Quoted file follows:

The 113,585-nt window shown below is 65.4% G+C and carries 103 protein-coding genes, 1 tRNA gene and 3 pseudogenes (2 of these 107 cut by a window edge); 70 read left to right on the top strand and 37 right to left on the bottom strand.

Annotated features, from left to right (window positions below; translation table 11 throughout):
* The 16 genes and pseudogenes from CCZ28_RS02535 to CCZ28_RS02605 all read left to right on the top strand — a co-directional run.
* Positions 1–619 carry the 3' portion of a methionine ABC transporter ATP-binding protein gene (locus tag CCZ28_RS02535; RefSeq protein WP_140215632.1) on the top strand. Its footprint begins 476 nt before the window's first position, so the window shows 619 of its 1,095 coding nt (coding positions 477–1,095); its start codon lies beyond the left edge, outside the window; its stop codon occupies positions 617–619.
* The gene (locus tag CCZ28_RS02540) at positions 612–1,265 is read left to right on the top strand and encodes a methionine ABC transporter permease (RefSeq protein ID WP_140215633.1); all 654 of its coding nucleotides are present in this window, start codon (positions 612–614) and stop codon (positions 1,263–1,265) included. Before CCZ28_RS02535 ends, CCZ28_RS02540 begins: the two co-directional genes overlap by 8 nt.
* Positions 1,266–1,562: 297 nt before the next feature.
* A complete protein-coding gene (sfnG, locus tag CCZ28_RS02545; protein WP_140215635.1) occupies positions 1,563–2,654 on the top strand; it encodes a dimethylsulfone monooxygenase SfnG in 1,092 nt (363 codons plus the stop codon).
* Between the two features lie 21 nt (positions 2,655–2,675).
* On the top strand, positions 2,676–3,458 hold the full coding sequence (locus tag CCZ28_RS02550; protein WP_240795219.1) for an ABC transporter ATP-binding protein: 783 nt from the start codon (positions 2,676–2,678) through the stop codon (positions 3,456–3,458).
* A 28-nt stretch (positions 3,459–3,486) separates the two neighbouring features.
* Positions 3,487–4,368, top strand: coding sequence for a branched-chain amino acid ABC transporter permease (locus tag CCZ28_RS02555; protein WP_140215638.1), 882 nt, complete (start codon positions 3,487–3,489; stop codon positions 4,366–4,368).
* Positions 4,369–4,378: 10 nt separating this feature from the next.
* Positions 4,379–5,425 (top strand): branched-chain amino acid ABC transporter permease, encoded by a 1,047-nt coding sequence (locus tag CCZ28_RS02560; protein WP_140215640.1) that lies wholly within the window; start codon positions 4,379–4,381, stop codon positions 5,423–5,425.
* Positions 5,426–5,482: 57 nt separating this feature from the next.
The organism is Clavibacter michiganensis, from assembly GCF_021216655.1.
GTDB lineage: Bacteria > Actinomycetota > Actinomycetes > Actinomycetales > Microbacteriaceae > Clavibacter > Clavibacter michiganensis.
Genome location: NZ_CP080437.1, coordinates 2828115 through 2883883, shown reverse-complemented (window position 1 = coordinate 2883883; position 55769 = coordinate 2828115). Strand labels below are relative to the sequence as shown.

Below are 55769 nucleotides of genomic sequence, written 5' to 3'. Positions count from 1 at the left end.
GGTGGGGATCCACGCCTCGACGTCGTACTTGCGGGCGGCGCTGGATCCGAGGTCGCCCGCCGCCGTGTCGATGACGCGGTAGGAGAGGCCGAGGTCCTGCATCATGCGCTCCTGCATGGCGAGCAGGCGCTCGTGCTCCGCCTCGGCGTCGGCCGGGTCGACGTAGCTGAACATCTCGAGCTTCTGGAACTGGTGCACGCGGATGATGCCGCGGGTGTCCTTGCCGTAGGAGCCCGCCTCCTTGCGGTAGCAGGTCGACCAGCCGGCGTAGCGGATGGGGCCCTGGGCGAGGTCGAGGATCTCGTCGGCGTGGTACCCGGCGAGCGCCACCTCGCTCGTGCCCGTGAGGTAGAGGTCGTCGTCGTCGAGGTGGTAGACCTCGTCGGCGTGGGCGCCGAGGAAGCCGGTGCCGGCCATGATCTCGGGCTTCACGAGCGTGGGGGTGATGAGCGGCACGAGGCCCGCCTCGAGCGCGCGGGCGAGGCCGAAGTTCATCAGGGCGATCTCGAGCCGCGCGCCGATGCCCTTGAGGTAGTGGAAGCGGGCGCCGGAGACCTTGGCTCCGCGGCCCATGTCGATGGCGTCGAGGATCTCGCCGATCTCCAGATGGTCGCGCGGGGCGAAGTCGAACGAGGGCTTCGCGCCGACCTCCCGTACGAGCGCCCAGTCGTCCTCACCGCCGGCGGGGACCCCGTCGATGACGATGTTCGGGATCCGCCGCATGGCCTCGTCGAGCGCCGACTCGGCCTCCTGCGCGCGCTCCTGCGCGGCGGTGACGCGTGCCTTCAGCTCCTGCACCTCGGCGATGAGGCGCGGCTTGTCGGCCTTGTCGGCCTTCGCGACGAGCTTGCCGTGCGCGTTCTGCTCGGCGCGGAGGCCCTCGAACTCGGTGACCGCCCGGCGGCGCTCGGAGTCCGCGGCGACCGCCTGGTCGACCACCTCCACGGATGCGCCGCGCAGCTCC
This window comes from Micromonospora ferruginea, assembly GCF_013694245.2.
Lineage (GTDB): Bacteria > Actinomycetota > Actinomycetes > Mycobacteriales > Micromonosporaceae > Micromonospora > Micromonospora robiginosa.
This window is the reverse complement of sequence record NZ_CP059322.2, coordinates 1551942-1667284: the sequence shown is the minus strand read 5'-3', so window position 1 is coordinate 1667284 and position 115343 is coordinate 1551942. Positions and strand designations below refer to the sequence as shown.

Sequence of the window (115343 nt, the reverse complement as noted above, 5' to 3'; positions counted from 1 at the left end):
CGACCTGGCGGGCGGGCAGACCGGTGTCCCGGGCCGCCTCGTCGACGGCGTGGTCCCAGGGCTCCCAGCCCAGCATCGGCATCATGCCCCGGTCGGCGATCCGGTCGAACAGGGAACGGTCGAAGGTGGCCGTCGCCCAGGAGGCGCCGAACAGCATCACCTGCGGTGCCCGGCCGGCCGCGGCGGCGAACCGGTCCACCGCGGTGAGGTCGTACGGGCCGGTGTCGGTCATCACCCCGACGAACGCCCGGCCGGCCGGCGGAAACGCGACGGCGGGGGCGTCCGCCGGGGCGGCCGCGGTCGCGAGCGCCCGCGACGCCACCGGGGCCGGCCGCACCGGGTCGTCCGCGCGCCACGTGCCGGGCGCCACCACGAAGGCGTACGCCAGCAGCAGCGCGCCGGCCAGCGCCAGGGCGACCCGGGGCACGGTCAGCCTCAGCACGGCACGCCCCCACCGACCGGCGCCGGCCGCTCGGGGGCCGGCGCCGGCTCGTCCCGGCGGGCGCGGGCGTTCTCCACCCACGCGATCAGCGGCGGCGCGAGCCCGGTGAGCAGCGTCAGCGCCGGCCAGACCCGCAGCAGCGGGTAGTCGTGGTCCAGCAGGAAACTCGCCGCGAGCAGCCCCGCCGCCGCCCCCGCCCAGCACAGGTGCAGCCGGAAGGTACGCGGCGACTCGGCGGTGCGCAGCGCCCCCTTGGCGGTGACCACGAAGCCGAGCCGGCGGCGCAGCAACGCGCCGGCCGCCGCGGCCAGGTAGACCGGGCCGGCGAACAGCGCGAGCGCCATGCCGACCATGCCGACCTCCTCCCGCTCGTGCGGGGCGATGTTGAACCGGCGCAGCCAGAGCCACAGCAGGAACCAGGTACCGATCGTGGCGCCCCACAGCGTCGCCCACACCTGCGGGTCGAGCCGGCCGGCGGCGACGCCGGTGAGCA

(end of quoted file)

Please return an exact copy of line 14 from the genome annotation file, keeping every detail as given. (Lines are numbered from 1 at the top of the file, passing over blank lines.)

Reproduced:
* Positions 5,426–5,482: 57 nt separating this feature from the next.